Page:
Swedish climate activist Greta Thunberg, 16. blasts world leaders at the climate summit for their collective inaction. (via CBC)

Climate Action Summit: What was said

Yesterday, world leaders gathered at the U.N. General Assembly’s Climate Action Summit in New York.

It was begun with a blistering rebuke by young activist Greta Thunberg.  The Secretary-General then said it was time to hear concrete actions, not vague promises.

For more on was discussed, and where Canada stands on climate action, we spoke with by Robert McLeman (MSc, PhD) Associate Professor at the Department of Geography and Environmental Studies at Wilfrid Laurier University in Waterloo, Ontario.

Robert McLeman (PhD, MSc) discusses the UN Climate Summit

The Action summit did hear from a few world leaders who mentioned their various proposals.

India has indicated it was shifting to renewable energy and will get rid of single use plastics. Germany says it is heading towards a goal of 90 per cent renewable energy, Ireland and some other countries say they plan to phase out internal combustion engines in vehicles in the next couple of decades. Other plans were heard as well.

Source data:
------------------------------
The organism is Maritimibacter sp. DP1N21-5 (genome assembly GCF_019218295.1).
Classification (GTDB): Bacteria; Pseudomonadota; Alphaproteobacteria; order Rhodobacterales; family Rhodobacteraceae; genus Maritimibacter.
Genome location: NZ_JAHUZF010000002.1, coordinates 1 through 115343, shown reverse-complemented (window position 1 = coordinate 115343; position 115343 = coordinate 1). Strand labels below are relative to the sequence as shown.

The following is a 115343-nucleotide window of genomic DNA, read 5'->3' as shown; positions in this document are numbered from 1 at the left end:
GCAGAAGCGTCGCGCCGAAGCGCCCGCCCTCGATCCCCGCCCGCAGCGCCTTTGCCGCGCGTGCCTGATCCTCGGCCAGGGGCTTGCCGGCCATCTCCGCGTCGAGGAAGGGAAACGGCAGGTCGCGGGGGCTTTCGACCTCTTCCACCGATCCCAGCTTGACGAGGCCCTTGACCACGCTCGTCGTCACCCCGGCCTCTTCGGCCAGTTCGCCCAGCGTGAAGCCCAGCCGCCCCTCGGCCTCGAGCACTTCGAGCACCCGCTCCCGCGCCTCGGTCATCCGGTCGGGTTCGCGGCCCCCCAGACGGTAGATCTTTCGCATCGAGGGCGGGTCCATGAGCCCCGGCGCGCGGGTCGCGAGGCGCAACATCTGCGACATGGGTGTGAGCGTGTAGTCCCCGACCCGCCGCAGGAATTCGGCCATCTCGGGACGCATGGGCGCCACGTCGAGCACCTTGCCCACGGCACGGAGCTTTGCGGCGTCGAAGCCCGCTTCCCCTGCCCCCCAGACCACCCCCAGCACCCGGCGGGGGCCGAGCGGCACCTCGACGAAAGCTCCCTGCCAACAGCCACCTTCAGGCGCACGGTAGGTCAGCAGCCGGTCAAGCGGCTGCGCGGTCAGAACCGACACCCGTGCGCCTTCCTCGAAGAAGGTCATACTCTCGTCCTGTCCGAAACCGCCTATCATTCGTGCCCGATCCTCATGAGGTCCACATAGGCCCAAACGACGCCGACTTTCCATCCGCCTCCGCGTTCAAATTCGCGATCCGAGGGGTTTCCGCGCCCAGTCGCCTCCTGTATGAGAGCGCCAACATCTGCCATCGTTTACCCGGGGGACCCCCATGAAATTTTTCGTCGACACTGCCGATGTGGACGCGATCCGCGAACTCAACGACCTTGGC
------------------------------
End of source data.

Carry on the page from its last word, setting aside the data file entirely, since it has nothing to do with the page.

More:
The meeting came on the heels of the latest report from the World Meterological Organisation which  “highlights the urgent need for the development of concrete actions that halt the worst effects of climate change”.  It noted that the past five years were globally the hottest five years on record.

United in Science Report 2019 WMO, showing concerns about state of world climate

Because Canada is in the midst of a national general election, no leader was present. McLeman notes that promises made by outgoing Prime Minister Trudeau at the Paris Climate Accords, have not been kept. He goes on to say that various past Canadian leaders also made climate promises that weren’t kept either.

Although Canada is a very small polluter in global terms, McLeman points out that individually, on a per capita basis, Canadians are big contributors to greenhouse gases.

For those who choose to say there’s no point in reducing Canada’s small contribution when the handful of vastly larger polluters aren’t doing much, McLeman says, someone has to start the reduction and Canadians can start individually even if the national government is slow.

World Meteorological Organisation: United in Science report trailer

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Categories: Environment & Animal Life, International, Politics
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